Chubb launches cyber security insurance

Written by staff reporter
2011-12-14

Chubb has launched a new cyber security insurance product for companies in the UK, Ireland and Europe that own or control confidential, personal, sensitive financial information or private health data or that transact business via the internet.

The product provides broad coverage for financial loss arising out of a data security breach by offering cover for associated first party and third party liability losses.

Michael Thyssen, European product manager, Chubb Europe commented: “Any company that owns, holds or controls personal and confidential data can expect to suffer a data security breach – be it from an employee leaving an unencrypted laptop or data stick on a train, to a full blown attack by professional and criminal hackers. Whatever the cause, a data breach can result in significant financial loss due to customer notification and crisis management expenses such as credit monitoring services and call centres for customers, as well as legal and forensic investigation costs. Companies can suffer from business interruption and in some instances they can even get fined. Also, data security breaches pose huge reputational risks to a company, so specialist PR consultants and advertising firms are needed to help contain the damage.”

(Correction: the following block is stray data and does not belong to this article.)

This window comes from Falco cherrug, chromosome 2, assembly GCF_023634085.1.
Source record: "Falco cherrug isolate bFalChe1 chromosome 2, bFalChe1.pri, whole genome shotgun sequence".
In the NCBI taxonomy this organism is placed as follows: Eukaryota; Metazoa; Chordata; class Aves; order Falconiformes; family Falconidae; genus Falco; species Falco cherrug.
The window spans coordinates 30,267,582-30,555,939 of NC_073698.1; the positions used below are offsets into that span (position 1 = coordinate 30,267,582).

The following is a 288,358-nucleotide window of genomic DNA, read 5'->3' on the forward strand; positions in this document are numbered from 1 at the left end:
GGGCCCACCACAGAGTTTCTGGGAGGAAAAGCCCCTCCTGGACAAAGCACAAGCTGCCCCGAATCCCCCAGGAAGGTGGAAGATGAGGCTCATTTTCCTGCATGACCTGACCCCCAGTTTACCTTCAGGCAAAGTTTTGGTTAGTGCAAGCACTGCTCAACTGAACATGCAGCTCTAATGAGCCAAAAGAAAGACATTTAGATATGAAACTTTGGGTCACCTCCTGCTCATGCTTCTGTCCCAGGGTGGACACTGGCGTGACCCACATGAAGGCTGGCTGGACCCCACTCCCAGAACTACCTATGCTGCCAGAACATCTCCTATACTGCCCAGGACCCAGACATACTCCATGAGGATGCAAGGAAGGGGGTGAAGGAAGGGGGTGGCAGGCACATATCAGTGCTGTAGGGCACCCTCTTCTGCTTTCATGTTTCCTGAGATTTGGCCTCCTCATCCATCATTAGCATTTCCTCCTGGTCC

The new product also has the flexibility to fit with existing financial and commercial insurance policies such as E&O and D&O cover.

Neil McCarthy, UK & Ireland regional underwriting manager at Chubb, said: “With an evolving business, legal and regulatory environment in the US and Europe comes increased accountability, scrutiny and responsibility for safe-keeping of personal data. In the US, cyber security insurance is a cover that has grown rapidly year on year – primarily driven by a legal requirement in most US states to notify clients of any data breach.

"As Viviane Reding, the European Justice Commissioner, intends to introduce mandatory notification in Europe, this adds pressure on European companies to address and properly manage this operational risk, with insurance being one element of risk mitigation. Current buying patterns suggest that the cyber insurance market is in its infancy in Europe and we’re noticing a significant upswing in enquiries,” added Thyssen.


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